2008 Hungarian Grand Prix stats

Timo Glock got to spray the champagne for the first time in his F1 career

Timo Glock got to spray the champagne for the first time in his F1 career

There were plenty of first in the Hungarian Grand Prix – a first time winner and a new face on the podium.

Here’s a round-up of those and all the other interesting stats from the Hungarian Grand Prix.

Heikki Kovalainen scored his first career Grand Prix victory – and became the 100th driver to score a win in an F1 world championship race.

He is the fourth Finnish driver to win an F1 race, joining Keke Rosberg, Mika Hakkinen and Kimi Raikkonen, all of whom were also world champions. It was the 43rd win for a Finnish driver, putting them level with Italy, fifth on the list of countries with the most wins.

It was only the second time Kovalainen has finished on the podium for McLaren – the first being his third place in Malaysia. And it was his first win in any category since the 2005 Italian GP2 feature race.

Timo Glock scored a career-best second place and Toyota’s best finish since Jarno Trulli at Bahrain in 2005. It was Toyota’s third second place, they are yet to win a Grand Prix.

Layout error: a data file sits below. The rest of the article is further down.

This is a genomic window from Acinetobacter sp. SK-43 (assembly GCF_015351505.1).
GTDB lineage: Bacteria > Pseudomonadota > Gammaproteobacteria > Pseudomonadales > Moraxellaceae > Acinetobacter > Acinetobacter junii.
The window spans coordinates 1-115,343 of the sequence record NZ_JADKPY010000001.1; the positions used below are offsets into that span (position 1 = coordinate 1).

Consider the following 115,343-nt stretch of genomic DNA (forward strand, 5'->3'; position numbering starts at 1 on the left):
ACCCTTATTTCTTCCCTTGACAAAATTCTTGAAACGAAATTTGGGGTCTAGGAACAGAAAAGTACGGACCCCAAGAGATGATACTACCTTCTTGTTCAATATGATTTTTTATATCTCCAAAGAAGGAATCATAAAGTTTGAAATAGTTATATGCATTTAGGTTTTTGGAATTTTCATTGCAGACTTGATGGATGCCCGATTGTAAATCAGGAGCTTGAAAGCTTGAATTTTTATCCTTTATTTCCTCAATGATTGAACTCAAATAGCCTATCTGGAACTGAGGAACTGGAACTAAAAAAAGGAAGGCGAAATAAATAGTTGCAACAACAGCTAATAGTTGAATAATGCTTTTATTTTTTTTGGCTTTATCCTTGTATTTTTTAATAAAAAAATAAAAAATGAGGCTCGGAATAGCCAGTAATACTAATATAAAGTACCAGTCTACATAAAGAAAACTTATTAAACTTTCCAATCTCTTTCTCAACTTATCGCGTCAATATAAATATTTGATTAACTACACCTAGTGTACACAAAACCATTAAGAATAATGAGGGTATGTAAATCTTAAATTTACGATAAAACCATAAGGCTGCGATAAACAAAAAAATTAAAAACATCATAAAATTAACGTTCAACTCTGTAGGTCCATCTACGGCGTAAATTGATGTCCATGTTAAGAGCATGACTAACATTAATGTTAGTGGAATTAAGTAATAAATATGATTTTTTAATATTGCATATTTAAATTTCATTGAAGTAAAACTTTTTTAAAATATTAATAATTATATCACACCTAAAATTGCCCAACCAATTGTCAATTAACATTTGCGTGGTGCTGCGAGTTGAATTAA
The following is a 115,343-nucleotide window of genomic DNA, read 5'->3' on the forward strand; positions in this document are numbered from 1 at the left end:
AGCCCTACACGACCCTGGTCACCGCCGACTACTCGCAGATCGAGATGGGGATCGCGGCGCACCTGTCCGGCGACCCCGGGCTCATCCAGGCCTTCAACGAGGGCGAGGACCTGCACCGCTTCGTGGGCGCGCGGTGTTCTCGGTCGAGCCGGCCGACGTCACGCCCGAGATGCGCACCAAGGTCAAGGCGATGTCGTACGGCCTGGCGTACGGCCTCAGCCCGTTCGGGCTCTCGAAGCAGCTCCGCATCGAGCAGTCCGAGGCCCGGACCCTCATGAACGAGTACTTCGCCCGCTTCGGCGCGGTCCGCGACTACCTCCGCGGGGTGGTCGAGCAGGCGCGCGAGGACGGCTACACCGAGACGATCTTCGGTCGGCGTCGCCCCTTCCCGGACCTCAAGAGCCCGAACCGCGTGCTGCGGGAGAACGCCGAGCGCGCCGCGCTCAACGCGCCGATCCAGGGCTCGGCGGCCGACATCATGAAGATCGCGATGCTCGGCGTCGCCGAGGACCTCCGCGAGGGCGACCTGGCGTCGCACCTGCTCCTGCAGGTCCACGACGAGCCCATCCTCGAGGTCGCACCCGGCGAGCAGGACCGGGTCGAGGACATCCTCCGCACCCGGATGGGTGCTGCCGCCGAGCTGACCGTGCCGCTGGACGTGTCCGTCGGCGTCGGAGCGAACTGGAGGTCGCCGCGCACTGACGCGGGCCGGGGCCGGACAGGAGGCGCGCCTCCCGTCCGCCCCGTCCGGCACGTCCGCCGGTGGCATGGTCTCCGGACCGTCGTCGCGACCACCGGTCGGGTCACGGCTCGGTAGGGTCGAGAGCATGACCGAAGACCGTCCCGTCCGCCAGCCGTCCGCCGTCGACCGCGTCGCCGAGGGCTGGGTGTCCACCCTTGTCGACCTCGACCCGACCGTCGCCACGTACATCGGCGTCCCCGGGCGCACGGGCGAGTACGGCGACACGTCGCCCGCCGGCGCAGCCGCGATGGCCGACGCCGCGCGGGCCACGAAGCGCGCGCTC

Lewis Hamilton achieved his tenth career pole position giving him as many as 1970 world champion Jochen Rindt.

Despite the spectacular efforts of Massa’s engine, a Ferrari power plant finished in the points for the 46th race in a row, courtesy of Kimi Raikkonen’s car. That’s the third-longest points-scoring streak for an F1 engine, tied with Renault (Monaco ’91-Brazil ’94).

Ferrari already holds second place in this list (55, Malaysia ’99-Malaysia ’03) but the absolute record is huge: from Canada ’67 to Netherlands ’83 a Ford engine was in the points in each of the 228 rounds. Assuming a 19-race calendar from next year onwards it’ll be 2018 before Ferrari can hope to match that.

Kimi Raikkonen moved ahead of Felipe Massa in the drivers’ championship. But were F1 still using the last points system (10-6-4-3-2-1 instead of 10-8-6-5-4-3-2-1) Raikkonen would still be third (see graph). Under the current points system, Raikkonen has 13 points more than he would have previously, whereas Massa and Hamilton are each eight points better off.